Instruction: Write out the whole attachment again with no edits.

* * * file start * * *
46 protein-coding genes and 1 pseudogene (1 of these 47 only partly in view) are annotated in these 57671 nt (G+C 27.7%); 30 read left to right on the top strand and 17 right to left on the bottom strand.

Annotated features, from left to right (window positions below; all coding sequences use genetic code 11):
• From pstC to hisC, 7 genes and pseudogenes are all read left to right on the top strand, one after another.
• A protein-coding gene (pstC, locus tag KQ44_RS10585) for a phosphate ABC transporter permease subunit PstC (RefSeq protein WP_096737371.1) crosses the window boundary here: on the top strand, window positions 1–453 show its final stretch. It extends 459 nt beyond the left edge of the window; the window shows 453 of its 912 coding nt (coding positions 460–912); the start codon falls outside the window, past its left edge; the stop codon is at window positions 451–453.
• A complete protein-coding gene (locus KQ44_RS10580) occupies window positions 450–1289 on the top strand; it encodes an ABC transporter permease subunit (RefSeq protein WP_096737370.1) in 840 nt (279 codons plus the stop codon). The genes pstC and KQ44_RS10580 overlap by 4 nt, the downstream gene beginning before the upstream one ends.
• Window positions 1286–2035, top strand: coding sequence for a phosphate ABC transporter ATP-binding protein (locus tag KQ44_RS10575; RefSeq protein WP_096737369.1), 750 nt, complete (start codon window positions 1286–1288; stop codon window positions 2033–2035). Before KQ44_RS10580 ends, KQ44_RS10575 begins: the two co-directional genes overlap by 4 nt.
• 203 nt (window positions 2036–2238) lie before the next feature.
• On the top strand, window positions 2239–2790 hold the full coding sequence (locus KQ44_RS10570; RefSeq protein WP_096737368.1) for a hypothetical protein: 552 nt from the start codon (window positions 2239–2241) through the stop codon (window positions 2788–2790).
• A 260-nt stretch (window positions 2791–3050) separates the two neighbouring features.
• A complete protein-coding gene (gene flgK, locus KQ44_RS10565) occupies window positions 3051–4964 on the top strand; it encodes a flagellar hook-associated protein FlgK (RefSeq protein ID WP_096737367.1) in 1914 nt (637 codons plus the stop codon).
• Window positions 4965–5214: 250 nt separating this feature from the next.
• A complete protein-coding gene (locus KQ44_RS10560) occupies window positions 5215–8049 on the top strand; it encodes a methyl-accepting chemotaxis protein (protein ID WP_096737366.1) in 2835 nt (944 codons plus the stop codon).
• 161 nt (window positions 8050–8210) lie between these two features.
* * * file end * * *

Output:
46 protein-coding genes and 1 pseudogene (1 of these 47 only partly in view) are annotated in these 57671 nt (G+C 27.7%); 30 read left to right on the top strand and 17 right to left on the bottom strand.

Annotated features, from left to right (window positions below; all coding sequences use genetic code 11):
• From pstC to hisC, 7 genes and pseudogenes are all read left to right on the top strand, one after another.
• A protein-coding gene (pstC, locus tag KQ44_RS10585) for a phosphate ABC transporter permease subunit PstC (RefSeq protein WP_096737371.1) crosses the window boundary here: on the top strand, window positions 1–453 show its final stretch. It extends 459 nt beyond the left edge of the window; the window shows 453 of its 912 coding nt (coding positions 460–912); the start codon falls outside the window, past its left edge; the stop codon is at window positions 451–453.
• A complete protein-coding gene (locus KQ44_RS10580) occupies window positions 450–1289 on the top strand; it encodes an ABC transporter permease subunit (RefSeq protein WP_096737370.1) in 840 nt (279 codons plus the stop codon). The genes pstC and KQ44_RS10580 overlap by 4 nt, the downstream gene beginning before the upstream one ends.
• Window positions 1286–2035, top strand: coding sequence for a phosphate ABC transporter ATP-binding protein (locus tag KQ44_RS10575; RefSeq protein WP_096737369.1), 750 nt, complete (start codon window positions 1286–1288; stop codon window positions 2033–2035). Before KQ44_RS10580 ends, KQ44_RS10575 begins: the two co-directional genes overlap by 4 nt.
• 203 nt (window positions 2036–2238) lie before the next feature.
• On the top strand, window positions 2239–2790 hold the full coding sequence (locus KQ44_RS10570; RefSeq protein WP_096737368.1) for a hypothetical protein: 552 nt from the start codon (window positions 2239–2241) through the stop codon (window positions 2788–2790).
• A 260-nt stretch (window positions 2791–3050) separates the two neighbouring features.
• A complete protein-coding gene (gene flgK, locus KQ44_RS10565) occupies window positions 3051–4964 on the top strand; it encodes a flagellar hook-associated protein FlgK (RefSeq protein ID WP_096737367.1) in 1914 nt (637 codons plus the stop codon).
• Window positions 4965–5214: 250 nt separating this feature from the next.
• A complete protein-coding gene (locus KQ44_RS10560) occupies window positions 5215–8049 on the top strand; it encodes a methyl-accepting chemotaxis protein (protein ID WP_096737366.1) in 2835 nt (944 codons plus the stop codon).
• 161 nt (window positions 8050–8210) lie between these two features.